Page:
NK cells play a major role in the activity of graft-versus-host (GVL) effect after an HLA-mismatched stem cell transplantation. In unrelated cord blood transplantation (CBT) where there is often an HLA mismatch between the donor and recipient, NK cells may also play a vital role, though their roles have not been extensively studied. Cord blood (CB) is known to have a unique subset of NK cells characterized by a CD16+CD56− phenotype. CD16+CD56− NK cells in CB are thought to be progenitors of CD16+CD56+ NK cells because CD16+CD56− NK cells acquires CD56 expression after in vitro culture in the presence of IL-2. However, the function of this immature NK cell subset after CBT remains unknown. A marked increase in the number of CD16+CD56- NK cells in the peripheral blood of an HLA-mismatched CBT recipient with acute myeloid leukemia (AML) was recently observed. A 56-year old male, who received a reduced intensity CBT following a full relapse after allogeneic stem cell transplantation from an HLA-matched sibling donor, showed an increase in the copy number of WT-1 mRNA in the peripheral blood around day 80 after the CBT, but the WT-1 copy number decreased from 1500/microliter RNA to 230/microliter RNA in association with the increase in the number of CD16+CD56- NK cells, and his molecular remission lasted more than 1.5 years thereafter. This case prompted an investigation of CD16+CD56− NK cells in the peripheral blood after allogeneic stem cell transplantation. A similar increase in the proportion of CD16+CD56− NK cells (20% or more) in the peripheral blood CD16+ NK cells was observed in 64% (7/11) of CBT recipients, all of whom maintained remission, but in none of the 11 bone marrow and 8 peripheral blood stem cell transplant recipients examined (Figure 1). CD16+CD56− NK cells in CBT recipients expressed receptors specific to NK cells such as NKp30 and NKp46 same level as CD16+CD56− NK cells of fresh CB cells. CD16+CD56− NK cells isolated from CBT recipients became CD56+ when they were cultured in the presence of IL-2 with or without K562-mb15-4-1BBL. When cultured NK cells derived from the CD16+CD56− NK cells were separated into CD158b+ and CD158b− cells, CD158b+ cells failed to kill 721–221 cells transfected with HLA-C*0301 while they killed untransfected or HLA-C*0401-transfected 221 cells. Despite the presence of the corresponding KIR ligand (C*0304), cultured CD16+CD56− NK cells showed cytotoxicity against the patient’s leukemic cells. These findings suggest that an increase in the proportion of CD16+CD56− NK cells is unique to recipients of CBT and that this immature NK-cell subset in CBT recipients may undergo differentiation into mature NK cells in vivo capable of killing residual leukemic cells, thereby contributing to the GVL effect regardless of the presence of the KIR ligand.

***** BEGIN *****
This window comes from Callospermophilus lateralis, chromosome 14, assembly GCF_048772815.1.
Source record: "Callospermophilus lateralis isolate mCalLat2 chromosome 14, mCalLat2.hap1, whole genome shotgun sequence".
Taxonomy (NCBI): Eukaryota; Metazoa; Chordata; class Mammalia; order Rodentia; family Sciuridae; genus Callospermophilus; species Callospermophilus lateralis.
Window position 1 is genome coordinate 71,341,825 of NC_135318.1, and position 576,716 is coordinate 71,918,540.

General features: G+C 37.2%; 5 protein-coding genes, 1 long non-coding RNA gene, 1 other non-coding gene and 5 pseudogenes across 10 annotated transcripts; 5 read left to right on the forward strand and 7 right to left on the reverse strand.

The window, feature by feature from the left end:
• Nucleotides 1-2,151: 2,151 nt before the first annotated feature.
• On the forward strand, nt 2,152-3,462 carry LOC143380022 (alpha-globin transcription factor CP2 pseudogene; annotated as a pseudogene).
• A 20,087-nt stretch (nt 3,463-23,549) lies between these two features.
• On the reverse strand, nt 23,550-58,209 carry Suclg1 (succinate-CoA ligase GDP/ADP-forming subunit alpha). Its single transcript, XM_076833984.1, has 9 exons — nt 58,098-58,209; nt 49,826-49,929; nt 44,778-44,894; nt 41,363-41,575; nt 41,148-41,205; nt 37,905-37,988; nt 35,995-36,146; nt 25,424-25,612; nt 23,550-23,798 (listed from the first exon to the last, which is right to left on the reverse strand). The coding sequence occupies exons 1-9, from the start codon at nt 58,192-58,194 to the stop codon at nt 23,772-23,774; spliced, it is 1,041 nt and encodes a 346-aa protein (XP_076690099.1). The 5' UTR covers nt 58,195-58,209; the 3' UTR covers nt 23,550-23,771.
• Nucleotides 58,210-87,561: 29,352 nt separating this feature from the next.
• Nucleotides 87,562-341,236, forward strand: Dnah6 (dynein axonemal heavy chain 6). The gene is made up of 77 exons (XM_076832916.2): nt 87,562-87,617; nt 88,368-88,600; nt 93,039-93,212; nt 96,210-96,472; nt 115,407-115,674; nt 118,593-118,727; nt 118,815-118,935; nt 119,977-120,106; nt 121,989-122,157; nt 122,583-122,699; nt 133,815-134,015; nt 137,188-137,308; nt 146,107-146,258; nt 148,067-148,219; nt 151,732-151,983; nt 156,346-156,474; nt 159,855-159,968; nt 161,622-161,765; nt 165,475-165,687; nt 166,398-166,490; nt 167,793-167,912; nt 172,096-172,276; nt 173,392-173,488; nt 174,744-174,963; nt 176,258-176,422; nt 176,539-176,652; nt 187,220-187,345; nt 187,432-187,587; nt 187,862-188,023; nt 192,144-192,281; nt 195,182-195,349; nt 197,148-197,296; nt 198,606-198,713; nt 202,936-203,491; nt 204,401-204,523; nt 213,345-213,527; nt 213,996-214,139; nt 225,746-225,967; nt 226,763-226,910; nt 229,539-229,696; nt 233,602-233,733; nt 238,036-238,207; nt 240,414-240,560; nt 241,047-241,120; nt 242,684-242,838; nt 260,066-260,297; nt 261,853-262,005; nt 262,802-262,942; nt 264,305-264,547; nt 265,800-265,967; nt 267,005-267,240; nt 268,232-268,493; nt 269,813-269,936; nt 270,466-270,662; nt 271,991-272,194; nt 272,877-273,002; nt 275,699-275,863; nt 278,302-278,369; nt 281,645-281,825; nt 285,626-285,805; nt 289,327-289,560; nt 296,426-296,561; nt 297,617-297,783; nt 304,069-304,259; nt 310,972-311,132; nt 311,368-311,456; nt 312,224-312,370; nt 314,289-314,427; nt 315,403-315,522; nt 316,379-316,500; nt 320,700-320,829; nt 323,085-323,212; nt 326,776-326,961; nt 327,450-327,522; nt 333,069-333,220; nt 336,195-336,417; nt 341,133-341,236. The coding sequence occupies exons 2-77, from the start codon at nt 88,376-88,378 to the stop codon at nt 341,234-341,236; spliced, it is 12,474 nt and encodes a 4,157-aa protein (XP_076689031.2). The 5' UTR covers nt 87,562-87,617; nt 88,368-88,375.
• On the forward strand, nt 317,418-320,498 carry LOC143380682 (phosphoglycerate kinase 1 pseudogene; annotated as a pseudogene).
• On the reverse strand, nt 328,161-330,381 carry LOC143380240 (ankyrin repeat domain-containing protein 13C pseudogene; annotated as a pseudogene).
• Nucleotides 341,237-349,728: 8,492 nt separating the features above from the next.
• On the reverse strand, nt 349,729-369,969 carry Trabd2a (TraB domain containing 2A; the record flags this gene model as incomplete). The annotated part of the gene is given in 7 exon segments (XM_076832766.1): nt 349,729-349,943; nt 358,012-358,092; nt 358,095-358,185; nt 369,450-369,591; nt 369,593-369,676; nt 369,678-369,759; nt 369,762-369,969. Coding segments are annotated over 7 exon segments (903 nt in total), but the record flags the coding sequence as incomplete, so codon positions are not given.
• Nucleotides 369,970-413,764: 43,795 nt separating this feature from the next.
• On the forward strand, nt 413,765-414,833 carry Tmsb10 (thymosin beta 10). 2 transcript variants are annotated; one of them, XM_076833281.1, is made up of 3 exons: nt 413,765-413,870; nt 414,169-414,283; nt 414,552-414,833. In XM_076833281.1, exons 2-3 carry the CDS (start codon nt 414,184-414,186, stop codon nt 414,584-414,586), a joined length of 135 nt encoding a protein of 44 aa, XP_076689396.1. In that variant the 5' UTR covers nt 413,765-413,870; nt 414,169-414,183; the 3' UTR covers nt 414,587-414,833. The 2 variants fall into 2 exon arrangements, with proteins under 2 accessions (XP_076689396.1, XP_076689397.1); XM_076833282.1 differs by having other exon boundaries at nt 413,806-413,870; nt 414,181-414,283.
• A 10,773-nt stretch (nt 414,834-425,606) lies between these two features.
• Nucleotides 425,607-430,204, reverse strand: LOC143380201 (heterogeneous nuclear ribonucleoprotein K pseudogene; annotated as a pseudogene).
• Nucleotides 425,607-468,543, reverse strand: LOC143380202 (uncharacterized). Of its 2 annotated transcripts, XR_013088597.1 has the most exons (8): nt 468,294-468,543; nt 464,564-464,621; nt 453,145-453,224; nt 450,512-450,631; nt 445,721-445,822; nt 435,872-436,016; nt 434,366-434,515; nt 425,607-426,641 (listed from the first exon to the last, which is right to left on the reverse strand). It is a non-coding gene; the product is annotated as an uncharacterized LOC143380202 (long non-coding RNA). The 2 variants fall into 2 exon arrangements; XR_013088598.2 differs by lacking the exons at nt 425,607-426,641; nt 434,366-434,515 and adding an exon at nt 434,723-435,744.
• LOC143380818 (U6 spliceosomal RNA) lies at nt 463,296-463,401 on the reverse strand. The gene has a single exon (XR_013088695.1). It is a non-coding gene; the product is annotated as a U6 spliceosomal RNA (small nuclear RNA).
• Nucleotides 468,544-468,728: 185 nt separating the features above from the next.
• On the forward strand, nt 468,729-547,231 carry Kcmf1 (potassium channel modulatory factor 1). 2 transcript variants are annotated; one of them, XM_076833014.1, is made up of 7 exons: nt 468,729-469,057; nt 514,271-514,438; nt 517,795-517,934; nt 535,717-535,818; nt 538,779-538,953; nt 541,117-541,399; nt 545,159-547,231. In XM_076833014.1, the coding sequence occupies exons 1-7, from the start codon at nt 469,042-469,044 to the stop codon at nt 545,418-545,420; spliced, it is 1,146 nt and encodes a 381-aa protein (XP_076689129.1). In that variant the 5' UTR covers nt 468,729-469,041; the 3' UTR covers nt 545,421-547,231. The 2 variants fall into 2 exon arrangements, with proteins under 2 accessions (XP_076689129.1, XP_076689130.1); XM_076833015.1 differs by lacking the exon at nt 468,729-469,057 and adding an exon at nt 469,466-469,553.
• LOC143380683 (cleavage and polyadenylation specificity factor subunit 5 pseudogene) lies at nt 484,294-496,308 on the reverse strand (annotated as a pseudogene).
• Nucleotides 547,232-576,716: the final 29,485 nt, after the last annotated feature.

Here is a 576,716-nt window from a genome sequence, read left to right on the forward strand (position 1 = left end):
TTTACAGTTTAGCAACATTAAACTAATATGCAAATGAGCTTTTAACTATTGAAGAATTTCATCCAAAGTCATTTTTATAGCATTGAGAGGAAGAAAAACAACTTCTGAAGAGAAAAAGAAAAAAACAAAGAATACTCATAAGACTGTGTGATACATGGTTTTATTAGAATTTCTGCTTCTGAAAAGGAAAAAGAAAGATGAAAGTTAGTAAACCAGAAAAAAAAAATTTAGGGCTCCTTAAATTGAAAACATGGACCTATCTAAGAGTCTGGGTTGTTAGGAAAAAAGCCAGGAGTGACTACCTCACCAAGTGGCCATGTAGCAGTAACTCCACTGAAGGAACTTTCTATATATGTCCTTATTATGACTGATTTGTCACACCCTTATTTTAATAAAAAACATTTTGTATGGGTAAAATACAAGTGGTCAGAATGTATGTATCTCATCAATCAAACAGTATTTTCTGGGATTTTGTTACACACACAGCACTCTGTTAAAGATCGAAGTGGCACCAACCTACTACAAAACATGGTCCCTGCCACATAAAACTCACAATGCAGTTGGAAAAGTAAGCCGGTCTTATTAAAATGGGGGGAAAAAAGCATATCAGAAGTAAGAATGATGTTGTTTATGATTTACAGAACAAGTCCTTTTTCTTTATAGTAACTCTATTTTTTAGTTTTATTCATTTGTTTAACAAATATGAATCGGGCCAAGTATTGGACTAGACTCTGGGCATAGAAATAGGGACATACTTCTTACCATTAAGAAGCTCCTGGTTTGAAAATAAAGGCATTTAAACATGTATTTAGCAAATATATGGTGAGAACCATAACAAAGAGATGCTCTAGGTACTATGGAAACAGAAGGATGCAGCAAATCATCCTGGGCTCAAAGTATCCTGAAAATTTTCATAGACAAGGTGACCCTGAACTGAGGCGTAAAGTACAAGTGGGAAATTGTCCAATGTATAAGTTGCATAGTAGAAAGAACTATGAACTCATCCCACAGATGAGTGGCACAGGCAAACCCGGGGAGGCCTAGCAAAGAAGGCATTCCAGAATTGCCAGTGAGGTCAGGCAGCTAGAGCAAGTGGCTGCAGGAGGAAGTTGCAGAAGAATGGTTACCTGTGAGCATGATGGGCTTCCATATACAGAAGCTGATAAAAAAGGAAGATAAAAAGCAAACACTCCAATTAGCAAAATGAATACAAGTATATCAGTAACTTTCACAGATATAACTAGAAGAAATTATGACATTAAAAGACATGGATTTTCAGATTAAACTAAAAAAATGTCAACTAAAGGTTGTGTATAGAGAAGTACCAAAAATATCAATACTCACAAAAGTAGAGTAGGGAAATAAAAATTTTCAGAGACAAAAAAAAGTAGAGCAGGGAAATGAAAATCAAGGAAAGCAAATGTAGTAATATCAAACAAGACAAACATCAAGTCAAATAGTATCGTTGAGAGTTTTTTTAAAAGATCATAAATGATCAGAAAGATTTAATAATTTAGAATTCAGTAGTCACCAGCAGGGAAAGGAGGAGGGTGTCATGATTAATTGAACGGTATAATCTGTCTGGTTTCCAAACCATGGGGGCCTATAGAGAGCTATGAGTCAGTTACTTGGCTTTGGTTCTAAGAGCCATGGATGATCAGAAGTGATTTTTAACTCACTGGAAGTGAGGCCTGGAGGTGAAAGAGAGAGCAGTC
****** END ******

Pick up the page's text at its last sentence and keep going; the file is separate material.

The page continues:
Disclosure: No relevant conflicts of interest to declare.